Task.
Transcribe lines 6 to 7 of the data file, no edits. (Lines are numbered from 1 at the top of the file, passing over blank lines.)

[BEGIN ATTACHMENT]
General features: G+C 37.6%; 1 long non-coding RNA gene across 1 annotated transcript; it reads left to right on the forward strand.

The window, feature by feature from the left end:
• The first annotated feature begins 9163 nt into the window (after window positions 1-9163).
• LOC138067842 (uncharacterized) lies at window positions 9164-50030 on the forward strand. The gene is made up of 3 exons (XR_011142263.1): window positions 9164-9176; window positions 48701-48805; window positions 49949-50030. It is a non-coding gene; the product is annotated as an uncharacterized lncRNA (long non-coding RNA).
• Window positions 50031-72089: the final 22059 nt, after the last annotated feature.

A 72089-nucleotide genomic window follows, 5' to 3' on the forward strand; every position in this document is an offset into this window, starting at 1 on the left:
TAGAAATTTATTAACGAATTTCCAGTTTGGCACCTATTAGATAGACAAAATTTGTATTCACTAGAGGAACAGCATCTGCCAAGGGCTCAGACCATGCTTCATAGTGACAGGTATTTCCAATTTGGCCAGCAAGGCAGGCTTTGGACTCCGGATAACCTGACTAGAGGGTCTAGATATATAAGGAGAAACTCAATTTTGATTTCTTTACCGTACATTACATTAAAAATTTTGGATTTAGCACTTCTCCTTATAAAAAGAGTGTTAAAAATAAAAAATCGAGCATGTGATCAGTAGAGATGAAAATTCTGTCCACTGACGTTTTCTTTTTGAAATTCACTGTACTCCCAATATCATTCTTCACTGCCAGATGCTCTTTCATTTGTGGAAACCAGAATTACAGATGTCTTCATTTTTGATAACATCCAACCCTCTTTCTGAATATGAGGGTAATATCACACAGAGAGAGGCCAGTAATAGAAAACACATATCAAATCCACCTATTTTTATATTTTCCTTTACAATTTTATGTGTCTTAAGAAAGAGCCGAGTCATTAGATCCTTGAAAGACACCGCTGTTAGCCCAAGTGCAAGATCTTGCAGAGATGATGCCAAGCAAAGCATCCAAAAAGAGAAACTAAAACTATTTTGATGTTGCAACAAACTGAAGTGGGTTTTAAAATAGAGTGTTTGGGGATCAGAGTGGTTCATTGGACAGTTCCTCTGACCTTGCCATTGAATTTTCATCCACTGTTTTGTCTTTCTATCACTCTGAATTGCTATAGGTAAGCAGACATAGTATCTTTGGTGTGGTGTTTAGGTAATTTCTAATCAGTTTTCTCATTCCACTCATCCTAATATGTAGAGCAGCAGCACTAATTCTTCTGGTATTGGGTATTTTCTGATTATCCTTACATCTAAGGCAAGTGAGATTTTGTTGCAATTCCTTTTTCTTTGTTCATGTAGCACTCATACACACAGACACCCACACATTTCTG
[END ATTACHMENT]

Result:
A 72089-nucleotide genomic window follows, 5' to 3' on the forward strand; every position in this document is an offset into this window, starting at 1 on the left:
TAGAAATTTATTAACGAATTTCCAGTTTGGCACCTATTAGATAGACAAAATTTGTATTCACTAGAGGAACAGCATCTGCCAAGGGCTCAGACCATGCTTCATAGTGACAGGTATTTCCAATTTGGCCAGCAAGGCAGGCTTTGGACTCCGGATAACCTGACTAGAGGGTCTAGATATATAAGGAGAAACTCAATTTTGATTTCTTTACCGTACATTACATTAAAAATTTTGGATTTAGCACTTCTCCTTATAAAAAGAGTGTTAAAAATAAAAAATCGAGCATGTGATCAGTAGAGATGAAAATTCTGTCCACTGACGTTTTCTTTTTGAAATTCACTGTACTCCCAATATCATTCTTCACTGCCAGATGCTCTTTCATTTGTGGAAACCAGAATTACAGATGTCTTCATTTTTGATAACATCCAACCCTCTTTCTGAATATGAGGGTAATATCACACAGAGAGAGGCCAGTAATAGAAAACACATATCAAATCCACCTATTTTTATATTTTCCTTTACAATTTTATGTGTCTTAAGAAAGAGCCGAGTCATTAGATCCTTGAAAGACACCGCTGTTAGCCCAAGTGCAAGATCTTGCAGAGATGATGCCAAGCAAAGCATCCAAAAAGAGAAACTAAAACTATTTTGATGTTGCAACAAACTGAAGTGGGTTTTAAAATAGAGTGTTTGGGGATCAGAGTGGTTCATTGGACAGTTCCTCTGACCTTGCCATTGAATTTTCATCCACTGTTTTGTCTTTCTATCACTCTGAATTGCTATAGGTAAGCAGACATAGTATCTTTGGTGTGGTGTTTAGGTAATTTCTAATCAGTTTTCTCATTCCACTCATCCTAATATGTAGAGCAGCAGCACTAATTCTTCTGGTATTGGGTATTTTCTGATTATCCTTACATCTAAGGCAAGTGAGATTTTGTTGCAATTCCTTTTTCTTTGTTCATGTAGCACTCATACACACAGACACCCACACATTTCTG